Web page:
Want a Horse? Theodore Roosevelt National Park Will Auction About 90 Wild Horses Oct 23
With too many wild horses on their hands, the folks at Theodore Roosevelt National Park have scheduled an auction for October 23 to sell about 90 head to the public.
The auction is slated for 2 p.m. on October 23 at Stockman's Livestock Exchange in Dickinson, North Dakota.
The park plans to sell about 30 foals, 20 yearlings, 13 2-year-olds and some older stallions and mares, although composition of those being sold could change slightly based on results of the roundup.
“The majority of the horses that will be sold are young horses,” says Superintendent Valerie Naylor. “They will be good horses for someone who is willing to take the time to train them. We hope that they are sold to owners who will appreciate that they came from the park.”
Theodore Roosevelt National Park maintains feral horses as a “historic demonstration” herd so that park visitors can see horses in a natural setting. The park’s goal is to keep the herd at 50-90 animals. This fall's auction will reduce the park's herds to about 70 animals. Periodic roundups of the horses are required to keep their numbers within park population goals. Since 1954, the NPS has conducted more than 25 roundups to maintain the herd at desired levels.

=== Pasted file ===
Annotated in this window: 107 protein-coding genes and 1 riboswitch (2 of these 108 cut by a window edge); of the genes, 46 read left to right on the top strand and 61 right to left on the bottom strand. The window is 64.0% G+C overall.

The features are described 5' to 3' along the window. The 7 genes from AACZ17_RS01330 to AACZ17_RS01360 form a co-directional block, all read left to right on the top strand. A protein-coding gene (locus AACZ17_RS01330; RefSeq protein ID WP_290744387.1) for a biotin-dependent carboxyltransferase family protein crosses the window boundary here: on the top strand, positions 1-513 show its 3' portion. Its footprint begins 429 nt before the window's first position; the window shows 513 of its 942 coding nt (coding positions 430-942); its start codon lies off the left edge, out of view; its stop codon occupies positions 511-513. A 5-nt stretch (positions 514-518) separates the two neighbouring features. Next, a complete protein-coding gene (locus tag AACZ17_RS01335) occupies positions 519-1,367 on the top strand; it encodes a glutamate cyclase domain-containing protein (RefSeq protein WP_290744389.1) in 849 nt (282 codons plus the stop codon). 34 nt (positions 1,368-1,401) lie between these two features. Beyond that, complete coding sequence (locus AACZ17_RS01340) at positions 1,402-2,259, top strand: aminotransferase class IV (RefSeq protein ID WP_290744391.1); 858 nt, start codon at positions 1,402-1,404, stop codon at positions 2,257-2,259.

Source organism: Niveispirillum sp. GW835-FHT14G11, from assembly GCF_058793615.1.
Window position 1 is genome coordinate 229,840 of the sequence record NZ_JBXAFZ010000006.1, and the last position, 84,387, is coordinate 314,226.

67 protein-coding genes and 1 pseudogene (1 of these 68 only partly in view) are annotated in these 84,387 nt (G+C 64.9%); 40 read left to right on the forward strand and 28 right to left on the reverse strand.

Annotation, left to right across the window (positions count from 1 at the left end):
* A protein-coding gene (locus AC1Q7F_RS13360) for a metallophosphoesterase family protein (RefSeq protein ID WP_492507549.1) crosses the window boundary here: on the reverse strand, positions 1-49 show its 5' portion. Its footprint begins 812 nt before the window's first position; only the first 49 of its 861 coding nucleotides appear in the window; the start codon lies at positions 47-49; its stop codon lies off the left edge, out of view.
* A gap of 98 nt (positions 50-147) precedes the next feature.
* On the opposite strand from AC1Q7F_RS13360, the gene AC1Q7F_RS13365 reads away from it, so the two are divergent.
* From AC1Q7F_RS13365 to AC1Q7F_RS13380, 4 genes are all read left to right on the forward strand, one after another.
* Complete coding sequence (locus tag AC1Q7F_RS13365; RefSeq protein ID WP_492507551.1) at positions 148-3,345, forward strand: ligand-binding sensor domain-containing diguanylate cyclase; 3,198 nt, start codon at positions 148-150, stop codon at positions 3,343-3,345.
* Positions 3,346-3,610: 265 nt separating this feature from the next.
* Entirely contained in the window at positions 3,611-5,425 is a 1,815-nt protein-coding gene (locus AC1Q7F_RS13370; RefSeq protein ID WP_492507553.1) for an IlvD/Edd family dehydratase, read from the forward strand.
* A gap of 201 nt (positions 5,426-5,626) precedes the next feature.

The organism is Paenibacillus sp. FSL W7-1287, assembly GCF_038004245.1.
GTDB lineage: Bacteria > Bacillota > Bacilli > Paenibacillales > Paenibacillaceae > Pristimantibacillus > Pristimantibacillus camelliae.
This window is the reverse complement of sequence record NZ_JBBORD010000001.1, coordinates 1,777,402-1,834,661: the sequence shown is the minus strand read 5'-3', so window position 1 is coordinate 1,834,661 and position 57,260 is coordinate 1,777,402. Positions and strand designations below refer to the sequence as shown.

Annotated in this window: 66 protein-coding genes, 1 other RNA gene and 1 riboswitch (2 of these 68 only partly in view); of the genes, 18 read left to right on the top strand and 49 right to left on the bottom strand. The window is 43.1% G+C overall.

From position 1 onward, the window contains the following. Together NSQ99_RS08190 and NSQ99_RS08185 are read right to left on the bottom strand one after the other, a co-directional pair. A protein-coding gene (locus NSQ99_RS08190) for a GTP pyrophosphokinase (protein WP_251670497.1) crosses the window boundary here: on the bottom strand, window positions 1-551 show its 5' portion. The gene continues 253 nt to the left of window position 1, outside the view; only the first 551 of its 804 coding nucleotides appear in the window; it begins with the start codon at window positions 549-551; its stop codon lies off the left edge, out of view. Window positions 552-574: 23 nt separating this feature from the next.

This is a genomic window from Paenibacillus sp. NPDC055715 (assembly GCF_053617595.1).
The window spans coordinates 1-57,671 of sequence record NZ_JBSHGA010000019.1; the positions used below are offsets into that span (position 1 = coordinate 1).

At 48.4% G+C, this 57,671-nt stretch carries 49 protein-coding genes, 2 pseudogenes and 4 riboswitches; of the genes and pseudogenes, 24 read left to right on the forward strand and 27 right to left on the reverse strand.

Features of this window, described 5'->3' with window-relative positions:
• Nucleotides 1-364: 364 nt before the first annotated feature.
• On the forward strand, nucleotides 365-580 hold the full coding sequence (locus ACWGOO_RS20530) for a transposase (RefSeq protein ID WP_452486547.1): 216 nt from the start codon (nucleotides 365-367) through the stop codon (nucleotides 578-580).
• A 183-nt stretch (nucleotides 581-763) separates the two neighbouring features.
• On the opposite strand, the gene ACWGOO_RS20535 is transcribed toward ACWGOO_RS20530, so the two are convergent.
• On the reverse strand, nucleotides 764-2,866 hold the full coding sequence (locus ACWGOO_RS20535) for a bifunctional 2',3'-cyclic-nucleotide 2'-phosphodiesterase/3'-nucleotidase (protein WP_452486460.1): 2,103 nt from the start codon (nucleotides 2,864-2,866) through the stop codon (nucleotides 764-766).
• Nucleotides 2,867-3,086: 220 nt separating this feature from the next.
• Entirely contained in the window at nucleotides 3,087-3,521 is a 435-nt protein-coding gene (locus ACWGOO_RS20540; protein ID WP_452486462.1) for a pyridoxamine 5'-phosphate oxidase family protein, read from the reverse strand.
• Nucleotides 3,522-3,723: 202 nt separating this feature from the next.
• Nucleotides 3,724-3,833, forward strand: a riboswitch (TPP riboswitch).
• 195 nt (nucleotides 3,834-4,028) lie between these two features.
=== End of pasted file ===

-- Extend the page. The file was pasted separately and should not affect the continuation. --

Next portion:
This year, the park will be initiating a research project to evaluate a new, multi-year contraceptive vaccine as a potential tool in feral horse management. The contraception study is a four-year project to assess vaccine feasibility and does not represent a permanent change in the direction of current horse management. The project will involve approximately 50 of the park mares, half of which will receive a contraceptive vaccine. Park staff will monitor vaccine efficacy, durability of effects over time, and horse behavior.
“Keeping the population within our objective requires periodic roundups that are time-consuming and have inherent risk for horses and park staff,” says Superintendent Naylor. “We want to see how well the contraceptive vaccine works on horses as we may want to consider using it as a tool in the future to reduce the need for frequent horse roundups in the park.”